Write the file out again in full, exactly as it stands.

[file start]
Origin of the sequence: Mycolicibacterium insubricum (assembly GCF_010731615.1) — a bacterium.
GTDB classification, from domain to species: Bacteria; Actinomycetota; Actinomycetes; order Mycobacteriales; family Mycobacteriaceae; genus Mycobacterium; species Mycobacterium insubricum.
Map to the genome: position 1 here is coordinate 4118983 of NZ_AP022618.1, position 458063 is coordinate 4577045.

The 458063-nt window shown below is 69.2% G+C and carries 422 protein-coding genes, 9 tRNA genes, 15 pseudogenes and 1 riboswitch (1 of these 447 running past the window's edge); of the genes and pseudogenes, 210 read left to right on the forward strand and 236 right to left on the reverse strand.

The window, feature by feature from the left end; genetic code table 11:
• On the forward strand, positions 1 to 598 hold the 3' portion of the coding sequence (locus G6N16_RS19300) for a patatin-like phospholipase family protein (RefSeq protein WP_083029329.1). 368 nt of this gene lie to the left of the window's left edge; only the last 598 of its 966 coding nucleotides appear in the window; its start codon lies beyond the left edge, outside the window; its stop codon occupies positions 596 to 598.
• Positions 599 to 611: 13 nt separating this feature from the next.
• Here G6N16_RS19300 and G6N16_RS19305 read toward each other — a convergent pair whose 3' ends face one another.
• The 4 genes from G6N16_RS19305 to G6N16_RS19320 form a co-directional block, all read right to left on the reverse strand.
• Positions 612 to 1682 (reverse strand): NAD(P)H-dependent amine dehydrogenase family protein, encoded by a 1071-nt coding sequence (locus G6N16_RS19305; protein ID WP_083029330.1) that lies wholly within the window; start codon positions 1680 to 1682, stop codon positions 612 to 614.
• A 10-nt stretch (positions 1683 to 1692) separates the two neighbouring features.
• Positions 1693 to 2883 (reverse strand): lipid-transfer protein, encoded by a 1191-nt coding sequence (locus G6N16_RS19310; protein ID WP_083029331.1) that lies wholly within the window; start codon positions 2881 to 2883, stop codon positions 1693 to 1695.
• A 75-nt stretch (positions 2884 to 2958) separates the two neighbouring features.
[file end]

Origin of the sequence: Mycolicibacterium insubricum (assembly GCF_010731615.1) — a bacterium.
GTDB classification, from domain to species: Bacteria; Actinomycetota; Actinomycetes; order Mycobacteriales; family Mycobacteriaceae; genus Mycobacterium; species Mycobacterium insubricum.
Map to the genome: position 1 here is coordinate 4118983 of NZ_AP022618.1, position 458063 is coordinate 4577045.

The 458063-nt window shown below is 69.2% G+C and carries 422 protein-coding genes, 9 tRNA genes, 15 pseudogenes and 1 riboswitch (1 of these 447 running past the window's edge); of the genes and pseudogenes, 210 read left to right on the forward strand and 236 right to left on the reverse strand.

The window, feature by feature from the left end; genetic code table 11:
• On the forward strand, positions 1 to 598 hold the 3' portion of the coding sequence (locus G6N16_RS19300) for a patatin-like phospholipase family protein (RefSeq protein WP_083029329.1). 368 nt of this gene lie to the left of the window's left edge; only the last 598 of its 966 coding nucleotides appear in the window; its start codon lies beyond the left edge, outside the window; its stop codon occupies positions 596 to 598.
• Positions 599 to 611: 13 nt separating this feature from the next.
• Here G6N16_RS19300 and G6N16_RS19305 read toward each other — a convergent pair whose 3' ends face one another.
• The 4 genes from G6N16_RS19305 to G6N16_RS19320 form a co-directional block, all read right to left on the reverse strand.
• Positions 612 to 1682 (reverse strand): NAD(P)H-dependent amine dehydrogenase family protein, encoded by a 1071-nt coding sequence (locus G6N16_RS19305; protein ID WP_083029330.1) that lies wholly within the window; start codon positions 1680 to 1682, stop codon positions 612 to 614.
• A 10-nt stretch (positions 1683 to 1692) separates the two neighbouring features.
• Positions 1693 to 2883 (reverse strand): lipid-transfer protein, encoded by a 1191-nt coding sequence (locus G6N16_RS19310; protein ID WP_083029331.1) that lies wholly within the window; start codon positions 2881 to 2883, stop codon positions 1693 to 1695.
• A 75-nt stretch (positions 2884 to 2958) separates the two neighbouring features.